Trap Or Suicide Trap?
By RM Vidyasagar
and K Suman Chandra
20 June, 2004
3,000 Andhra Pradesh farmers committed suicide in the past five years
owing to debt trap, drought and crop failure. After the government of
Y S Rajashekhar Reddy announced free electricity for agriculture , waiver
of electricity dues and a Rs.150,000 financial assistance for the relatives
of the farmers who committed suicide , there is a spate of suicides,
on an average 70 farmers a week.
are committing suicide with the hope of getting the relief package.
Here is a study conducted by RM Vidyasagar and K Suman Chandra for Centre
for Social Development, National Institute of Rural Development, Hyderabad,
"Farmers Suicides in Andhra Pradesh and Karnataka".
Here we produce excerpts from its Chapter IV, Summary, Conclusions
and Suggestions for Future Interventions
This study has identified
a suicide belt consisting of districts in Andhra Pradesh and Karnataka
states where instances of farmers suicide continues unabated for
last five to six years. This belt falls mainly in the arid and semi-arid
zones of the Royalaseema region and in certain other districts in northern
Karnataka that are contiguous to Royalaseema region. Within this region,
farmers suicides have become a persisting feature for last five
years in Anantapur district of Andhra Pradesh. Certain districts adjoining
Anantapur but falling in Karnataka are also taken up where it is observed
that suicides are taking place or have taken place.
perspective on farmers suicide in India (well articulated by Veeresh
Committee report) has been critically analyzed in this study to argue
that farmers suicides cannot be reduced to personal problems but
related to the context of agrarian crisis.
There is also a view that ex-gratia payment to the suicide victims will
Though ex-gratia payment is made during the earlier bout of farmers
suicides in Warangal district of AP, suicides have stopped at present
when the farmers are able to tide over the crisis at least temporarily.
However, even though such payments are not made in the case of Anantapur,
suicides continue unabated in this region for last five years. Thus,
it is an erroneous view that ex-gratia payments to the suicide victims
families will encourage suicides.
Agrarian Background of the Suicide Belt
The northern districts
of Karnataka bordering to Royalaseema region share the same agricultural
background as Anantapur district. Drought condition is not something
strange to Anantapur as this is one of the two districts in the country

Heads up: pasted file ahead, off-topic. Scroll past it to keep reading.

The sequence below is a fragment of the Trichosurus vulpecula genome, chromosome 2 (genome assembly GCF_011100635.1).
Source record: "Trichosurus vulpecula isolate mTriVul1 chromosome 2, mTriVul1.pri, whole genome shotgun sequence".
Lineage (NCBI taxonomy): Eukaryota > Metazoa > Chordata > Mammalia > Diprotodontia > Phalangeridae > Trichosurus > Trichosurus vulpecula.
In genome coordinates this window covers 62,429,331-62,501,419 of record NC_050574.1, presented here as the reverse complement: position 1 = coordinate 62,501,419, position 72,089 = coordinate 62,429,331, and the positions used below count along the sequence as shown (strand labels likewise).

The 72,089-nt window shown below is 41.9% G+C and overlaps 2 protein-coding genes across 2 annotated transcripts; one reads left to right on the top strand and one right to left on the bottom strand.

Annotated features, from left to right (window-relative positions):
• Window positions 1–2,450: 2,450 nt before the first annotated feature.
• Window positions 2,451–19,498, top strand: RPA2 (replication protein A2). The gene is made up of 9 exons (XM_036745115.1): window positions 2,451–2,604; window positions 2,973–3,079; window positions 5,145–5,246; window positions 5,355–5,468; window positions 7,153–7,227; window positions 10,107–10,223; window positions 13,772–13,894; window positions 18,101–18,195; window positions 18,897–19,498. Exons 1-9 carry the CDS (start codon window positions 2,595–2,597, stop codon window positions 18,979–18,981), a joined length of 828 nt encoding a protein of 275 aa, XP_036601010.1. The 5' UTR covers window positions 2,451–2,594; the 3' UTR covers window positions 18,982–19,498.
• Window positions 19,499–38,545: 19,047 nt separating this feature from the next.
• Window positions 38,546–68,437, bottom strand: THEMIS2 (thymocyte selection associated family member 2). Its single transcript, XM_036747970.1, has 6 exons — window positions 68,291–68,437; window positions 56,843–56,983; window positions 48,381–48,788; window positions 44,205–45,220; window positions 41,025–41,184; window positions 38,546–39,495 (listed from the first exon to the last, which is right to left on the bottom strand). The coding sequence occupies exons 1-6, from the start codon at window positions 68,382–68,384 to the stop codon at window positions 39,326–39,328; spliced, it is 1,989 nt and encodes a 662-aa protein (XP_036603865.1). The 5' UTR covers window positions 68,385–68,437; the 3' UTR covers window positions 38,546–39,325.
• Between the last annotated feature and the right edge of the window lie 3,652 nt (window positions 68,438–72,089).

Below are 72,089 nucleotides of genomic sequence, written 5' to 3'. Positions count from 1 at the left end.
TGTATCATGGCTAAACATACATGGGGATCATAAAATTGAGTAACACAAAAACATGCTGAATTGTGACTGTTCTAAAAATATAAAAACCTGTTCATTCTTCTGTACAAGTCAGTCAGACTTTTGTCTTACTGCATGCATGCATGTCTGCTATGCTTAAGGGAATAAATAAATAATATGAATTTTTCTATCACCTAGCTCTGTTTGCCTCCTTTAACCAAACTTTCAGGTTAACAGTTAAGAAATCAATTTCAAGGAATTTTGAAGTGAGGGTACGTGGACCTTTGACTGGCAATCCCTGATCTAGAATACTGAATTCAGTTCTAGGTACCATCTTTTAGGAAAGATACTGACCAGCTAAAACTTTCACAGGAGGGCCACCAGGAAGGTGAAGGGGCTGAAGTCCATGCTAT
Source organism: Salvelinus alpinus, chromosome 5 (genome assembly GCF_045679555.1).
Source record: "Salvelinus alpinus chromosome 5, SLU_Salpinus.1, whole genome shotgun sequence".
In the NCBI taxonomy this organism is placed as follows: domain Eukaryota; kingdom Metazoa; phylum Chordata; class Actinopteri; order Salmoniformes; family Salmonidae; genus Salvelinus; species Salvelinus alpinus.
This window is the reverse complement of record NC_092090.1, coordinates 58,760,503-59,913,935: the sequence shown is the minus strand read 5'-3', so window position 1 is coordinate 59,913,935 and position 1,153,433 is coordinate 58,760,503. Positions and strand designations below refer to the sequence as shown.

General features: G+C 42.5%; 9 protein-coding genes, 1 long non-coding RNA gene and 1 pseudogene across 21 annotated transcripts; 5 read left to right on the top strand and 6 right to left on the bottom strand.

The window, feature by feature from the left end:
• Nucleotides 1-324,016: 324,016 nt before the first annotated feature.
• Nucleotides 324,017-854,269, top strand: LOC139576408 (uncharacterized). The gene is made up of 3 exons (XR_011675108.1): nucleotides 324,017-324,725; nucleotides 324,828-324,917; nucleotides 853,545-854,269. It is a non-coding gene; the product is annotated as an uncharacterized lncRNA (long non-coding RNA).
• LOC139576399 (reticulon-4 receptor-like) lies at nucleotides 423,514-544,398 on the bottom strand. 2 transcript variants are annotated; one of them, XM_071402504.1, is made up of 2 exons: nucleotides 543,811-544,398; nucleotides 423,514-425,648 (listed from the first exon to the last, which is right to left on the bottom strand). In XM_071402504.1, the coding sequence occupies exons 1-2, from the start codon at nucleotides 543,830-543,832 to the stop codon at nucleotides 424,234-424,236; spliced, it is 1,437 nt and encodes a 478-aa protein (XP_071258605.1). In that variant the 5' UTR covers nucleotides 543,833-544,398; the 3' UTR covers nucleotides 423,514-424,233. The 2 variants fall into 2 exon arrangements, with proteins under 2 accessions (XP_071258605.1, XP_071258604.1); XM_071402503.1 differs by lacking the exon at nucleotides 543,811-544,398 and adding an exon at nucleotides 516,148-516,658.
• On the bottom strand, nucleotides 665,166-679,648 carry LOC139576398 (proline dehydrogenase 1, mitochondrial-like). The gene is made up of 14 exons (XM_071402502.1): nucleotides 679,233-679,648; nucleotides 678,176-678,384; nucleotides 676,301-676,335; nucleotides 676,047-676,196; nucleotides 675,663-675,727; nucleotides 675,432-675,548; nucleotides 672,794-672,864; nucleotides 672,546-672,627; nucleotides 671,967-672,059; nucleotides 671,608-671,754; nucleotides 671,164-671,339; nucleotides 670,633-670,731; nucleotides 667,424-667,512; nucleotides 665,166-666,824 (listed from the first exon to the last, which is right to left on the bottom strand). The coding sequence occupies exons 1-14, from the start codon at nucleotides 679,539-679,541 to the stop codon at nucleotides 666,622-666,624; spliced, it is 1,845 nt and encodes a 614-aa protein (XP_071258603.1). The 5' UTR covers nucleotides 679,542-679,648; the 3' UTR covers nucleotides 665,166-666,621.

having lowest rainfall. Thus, low rainfall and drought conditions alone
do not explain why farmers should take recourse to such extreme step
while the farmers have already built enough resilience to drought conditions.
One of the striking
features of changes in cropping pattern is that over a period of time
Anantapur district has almost become a mono-crop district. It is seen
that the area under groundnut has tremendously increased during last
two decades, from a mere 16% of the gross cropped area 1930-31 to 70%
in 1999-2000. The increase is sharper from late 1980s.
of cereal crops (coarse grains) were also drought resistance to a greater
extent and dependency on market for inputs was not much. But at present
the mono-culture of groundnut has completely transformed socio-economic
life of people. This is the crucial factor in understanding the phenomenon
of farmers suicides. Resilience to drought is broken due to mono-culture
A recent study done
by the Govt. of Andhra Pradesh reported that more than 55 percent of
the farmers are not getting the Minimum Support Price (MSP). This is
true in the case of Anantapur also. Most of the farmers are tied to
the traders and middlemen who are dealing in agricultural inputs. This
depresses the price that farmers are to get for their output. The cost
of cultivation is increasing manifold in the 1990s.
Available data (1995
Agricultural Census) on land holdings in Anantapur district shows that
about 90% of the holdings are small and marginal holdings. They are
under great pressure owing to their dependency on vagaries of market
and non-institutional forces that control input, credit and output markets.
Karnataka in general has a vast tract of drought-prone area
is said that the state has a disproportionate share of drought-prone
areas in the country. The northern districts of Karnataka are considered
backward compared to other parts of the state.
The crop pattern
is tilting in favour of commercialization and hence the risk of crop
loss increased due to higher proportion of purchased inputs and technology.
There is also a tendency to adopt mono-culture and consequent over-exploitation
of land. Marginal lands are being brought under cultivation and this
puts pressure on the inputs as well as on farming practices. Technology
available is lumpy in nature and therefore failure of one component
can lead to a severe aggregate crop loss. The cash component in the
package of inputs has increased substantially and has necessitated higher
cash needs. In the districts that are identified for high incidence
of farmers suicides, the area under irrigation is low and in most
cases the source of irrigation is private wells.
holding in Karnataka has been reducing from 3.20 hectares during 1970-71
to 1.95 hectares during 1995-96. Number of marginal and small holdings
almost doubled during this period. During 1995 marginal and small holdings
accounted for 42% and 27% respectively of all the holdings in the state.
In the districts selected for the study in Karnataka, marginal and small
Socio-Economic Profile Findings from the field study
* The incidence
of suicides has been very high during 2001 as many farmers have sustained
loss in agriculture owing to erratic monsoon during 2000. Farmers
suicides in Anantapur district at present indicate that the incidence
is again very high during 2002-03 due to severe drought conditions and
* Farmers suicides cannot be attributed to any specific social/caste
* About 95% of the sample cases among suicide victims are males.
* About 55% of the victims in Anantapur are in the age group of 31-45
years. It is almost similar in the case of sample cases in Karnataka.
For many young people there are no adequate employment opportunities
This compels them to remain in the village and somehow improve their
income. Traditional subsistence farming not being more income yielding,
there is a tendency among young people to shift for commercial farming
many of them are caught into the quagmire of mono crop.
* Our data indicates that there is no correlation between education